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'Concerning' level of violence in Penticton, as other South Okanagan communities see lower numbers

Violence varies in region

First-quarter crime statistics for South Okanagan-Similkameen communities are in, and Supt. Brian Hunter did not mince words in condemning some of the more alarming trends.

Hunter, along with the detachment commanders for Summerland, Osoyoos, Oliver, Princeton and Keremeos, spoke to year-over-year trends in their specific areas at Thursday's Regional District of Okanagan Similkameen board meeting.

In Penticton, violent crime in total is up 18 per cent in the city proper and 10 per cent in the rural areas, and Hunter isn't happy.

"It's concerning, the level of violence happening in the community," Hunter said.

Specifically, he mentioned a rise in gun incidents, four at the end of March alone. One of those involved his officers, when a stolen vehicle towing a stolen trailer was located west of Penticton. When officers approached, several shots were fired at them.

"I gotta tell you, it's absolutely disgusting, it has a very strong negative impact at the detachment, it's very upsetting. I'm upset, the members are upset, that it's come to this level of violence," Hunter said.

In other detachments, violent crime numbers were more stagnant or had improved, with the exception of Keremeos — it saw a 233 per cent increase in overall violent crime, but Hunter was quick to caution jumping to conclusions based on the percentage change alone.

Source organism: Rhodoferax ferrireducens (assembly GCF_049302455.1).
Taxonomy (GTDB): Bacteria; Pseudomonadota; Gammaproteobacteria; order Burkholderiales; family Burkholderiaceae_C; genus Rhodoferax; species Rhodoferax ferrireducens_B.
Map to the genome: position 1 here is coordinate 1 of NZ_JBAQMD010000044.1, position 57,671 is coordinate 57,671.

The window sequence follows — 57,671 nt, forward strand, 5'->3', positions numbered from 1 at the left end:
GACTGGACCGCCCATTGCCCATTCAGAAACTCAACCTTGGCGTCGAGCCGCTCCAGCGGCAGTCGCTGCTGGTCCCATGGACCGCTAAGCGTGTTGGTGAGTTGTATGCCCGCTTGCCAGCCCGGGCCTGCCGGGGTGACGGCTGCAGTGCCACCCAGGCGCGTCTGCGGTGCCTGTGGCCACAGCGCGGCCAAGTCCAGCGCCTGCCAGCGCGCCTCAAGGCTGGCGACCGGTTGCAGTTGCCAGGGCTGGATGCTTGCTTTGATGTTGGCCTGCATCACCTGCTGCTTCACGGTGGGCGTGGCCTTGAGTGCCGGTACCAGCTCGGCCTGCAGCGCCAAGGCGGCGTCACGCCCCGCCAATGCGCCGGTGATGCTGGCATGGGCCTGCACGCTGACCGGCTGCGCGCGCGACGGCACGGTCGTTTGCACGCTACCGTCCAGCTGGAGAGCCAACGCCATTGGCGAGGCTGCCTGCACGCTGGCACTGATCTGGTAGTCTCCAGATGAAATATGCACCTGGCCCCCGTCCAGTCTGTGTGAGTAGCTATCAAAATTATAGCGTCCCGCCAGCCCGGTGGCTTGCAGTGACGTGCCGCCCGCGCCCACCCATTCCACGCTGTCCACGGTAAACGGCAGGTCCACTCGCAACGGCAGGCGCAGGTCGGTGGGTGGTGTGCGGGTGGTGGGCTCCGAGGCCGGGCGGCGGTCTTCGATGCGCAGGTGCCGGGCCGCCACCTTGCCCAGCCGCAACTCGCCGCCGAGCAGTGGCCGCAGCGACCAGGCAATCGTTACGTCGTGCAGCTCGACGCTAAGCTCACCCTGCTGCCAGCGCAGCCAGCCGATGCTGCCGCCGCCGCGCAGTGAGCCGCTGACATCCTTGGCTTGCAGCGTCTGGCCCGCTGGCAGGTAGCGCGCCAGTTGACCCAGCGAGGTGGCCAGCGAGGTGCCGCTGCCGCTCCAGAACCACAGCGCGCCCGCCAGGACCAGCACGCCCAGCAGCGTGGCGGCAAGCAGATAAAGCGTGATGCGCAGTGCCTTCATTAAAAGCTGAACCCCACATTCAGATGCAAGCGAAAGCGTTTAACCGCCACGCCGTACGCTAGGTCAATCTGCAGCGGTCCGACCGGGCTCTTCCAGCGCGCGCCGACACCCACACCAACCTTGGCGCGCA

"When you have extremely low numbers and it goes up by a couple numbers the percentages can seem egregious," he said. In Keremeos' case, the violent crime incidents jumped from six in the first quarter of 2020 to 20 in the same period of 2021.

On another end of the spectrum, Oliver saw a 32 per cent drop in overall violent crime incidents from 73 to 50, and a 56 per cent drop at Okanagan Correctional Centre from 36 to 16.

"COVID has a big influence on that. Their numbers of inmates were down and the [inmate interactions] were down," said Sgt. Don Wrigglesworth, Oliver commander.

Wrigglesworth said he was happy to see those numbers in the green, but noted they can always change quarter to quarter. He plans to make a push for more curfew checks on known offenders who are on court-ordered restrictions, which will increase their accountability and sometimes lead to further investigations.

In Osoyoos, violent crime incidents overall from January to March shifted down from 29 to 28, but sex offences rose from one to four.

"I reviewed those files, two of those were incidents were people were in a common law relationship that was somewhat going sour," said Sgt. Jason Bayda, Osoyoos commander, adding further investigation is underway.

"Two involved care workers at seniors' care home where there was some inappropriate touching by the person being cared for, so that was something we looked into as well."

Many of the detachment commanders shared a common problem with theft from vehicles, frequently linked to unlocked cars or license plate theft, and wanted to urge the public to be vigilant.

In Summerland, where violent crime was down 22 per cent, theft from vehicles rose from seven incidents to 20, and detachment commander Sgt. Dave Preston explained the breakdown: 35 per cent of incidents involved unlocked vehicles, and 20 per cent involved stolen plates.

"A lot of people don't even think to check their license plates but a lot of times criminals will swap and take [them]," Preston said. "Next thing you know, you have a different plate on your vehicle."

Bayda echoed the importance of locking cars. and suggested vehicle owners consider attaching their license plates with a more unusual type of screw so that the average criminal walking around with a screwdriver could not easily take it off.

Find the full South Okanagan-Similkameen first quarter crime statistics here in the RDOS board agenda.

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